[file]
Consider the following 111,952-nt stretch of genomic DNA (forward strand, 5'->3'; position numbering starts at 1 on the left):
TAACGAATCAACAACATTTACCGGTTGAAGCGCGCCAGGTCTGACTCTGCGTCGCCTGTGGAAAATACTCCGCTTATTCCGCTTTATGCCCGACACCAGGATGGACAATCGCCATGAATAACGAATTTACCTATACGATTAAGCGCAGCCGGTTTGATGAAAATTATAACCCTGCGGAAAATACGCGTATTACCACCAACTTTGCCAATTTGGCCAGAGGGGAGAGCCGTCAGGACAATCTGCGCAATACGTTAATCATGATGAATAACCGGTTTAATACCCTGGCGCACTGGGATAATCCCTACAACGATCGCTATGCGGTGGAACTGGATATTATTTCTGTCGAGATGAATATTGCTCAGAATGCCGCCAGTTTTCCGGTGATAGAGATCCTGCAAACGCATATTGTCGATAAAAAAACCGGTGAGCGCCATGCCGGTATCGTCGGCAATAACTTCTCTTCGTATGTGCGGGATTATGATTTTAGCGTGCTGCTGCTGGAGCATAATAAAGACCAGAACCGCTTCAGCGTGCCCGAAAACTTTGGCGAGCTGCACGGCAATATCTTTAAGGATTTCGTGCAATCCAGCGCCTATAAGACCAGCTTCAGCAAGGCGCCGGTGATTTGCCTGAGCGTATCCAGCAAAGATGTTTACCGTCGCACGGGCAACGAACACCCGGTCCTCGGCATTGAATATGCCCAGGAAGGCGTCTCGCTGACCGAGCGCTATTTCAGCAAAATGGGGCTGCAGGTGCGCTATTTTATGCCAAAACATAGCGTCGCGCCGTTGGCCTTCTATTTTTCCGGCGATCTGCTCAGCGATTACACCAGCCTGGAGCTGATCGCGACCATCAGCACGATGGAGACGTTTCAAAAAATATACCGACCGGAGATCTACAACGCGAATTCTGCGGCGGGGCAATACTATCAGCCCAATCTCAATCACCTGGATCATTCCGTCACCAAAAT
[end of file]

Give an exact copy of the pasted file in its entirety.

Consider the following 111,952-nt stretch of genomic DNA (forward strand, 5'->3'; position numbering starts at 1 on the left):
TAACGAATCAACAACATTTACCGGTTGAAGCGCGCCAGGTCTGACTCTGCGTCGCCTGTGGAAAATACTCCGCTTATTCCGCTTTATGCCCGACACCAGGATGGACAATCGCCATGAATAACGAATTTACCTATACGATTAAGCGCAGCCGGTTTGATGAAAATTATAACCCTGCGGAAAATACGCGTATTACCACCAACTTTGCCAATTTGGCCAGAGGGGAGAGCCGTCAGGACAATCTGCGCAATACGTTAATCATGATGAATAACCGGTTTAATACCCTGGCGCACTGGGATAATCCCTACAACGATCGCTATGCGGTGGAACTGGATATTATTTCTGTCGAGATGAATATTGCTCAGAATGCCGCCAGTTTTCCGGTGATAGAGATCCTGCAAACGCATATTGTCGATAAAAAAACCGGTGAGCGCCATGCCGGTATCGTCGGCAATAACTTCTCTTCGTATGTGCGGGATTATGATTTTAGCGTGCTGCTGCTGGAGCATAATAAAGACCAGAACCGCTTCAGCGTGCCCGAAAACTTTGGCGAGCTGCACGGCAATATCTTTAAGGATTTCGTGCAATCCAGCGCCTATAAGACCAGCTTCAGCAAGGCGCCGGTGATTTGCCTGAGCGTATCCAGCAAAGATGTTTACCGTCGCACGGGCAACGAACACCCGGTCCTCGGCATTGAATATGCCCAGGAAGGCGTCTCGCTGACCGAGCGCTATTTCAGCAAAATGGGGCTGCAGGTGCGCTATTTTATGCCAAAACATAGCGTCGCGCCGTTGGCCTTCTATTTTTCCGGCGATCTGCTCAGCGATTACACCAGCCTGGAGCTGATCGCGACCATCAGCACGATGGAGACGTTTCAAAAAATATACCGACCGGAGATCTACAACGCGAATTCTGCGGCGGGGCAATACTATCAGCCCAATCTCAATCACCTGGATCATTCCGTCACCAAAAT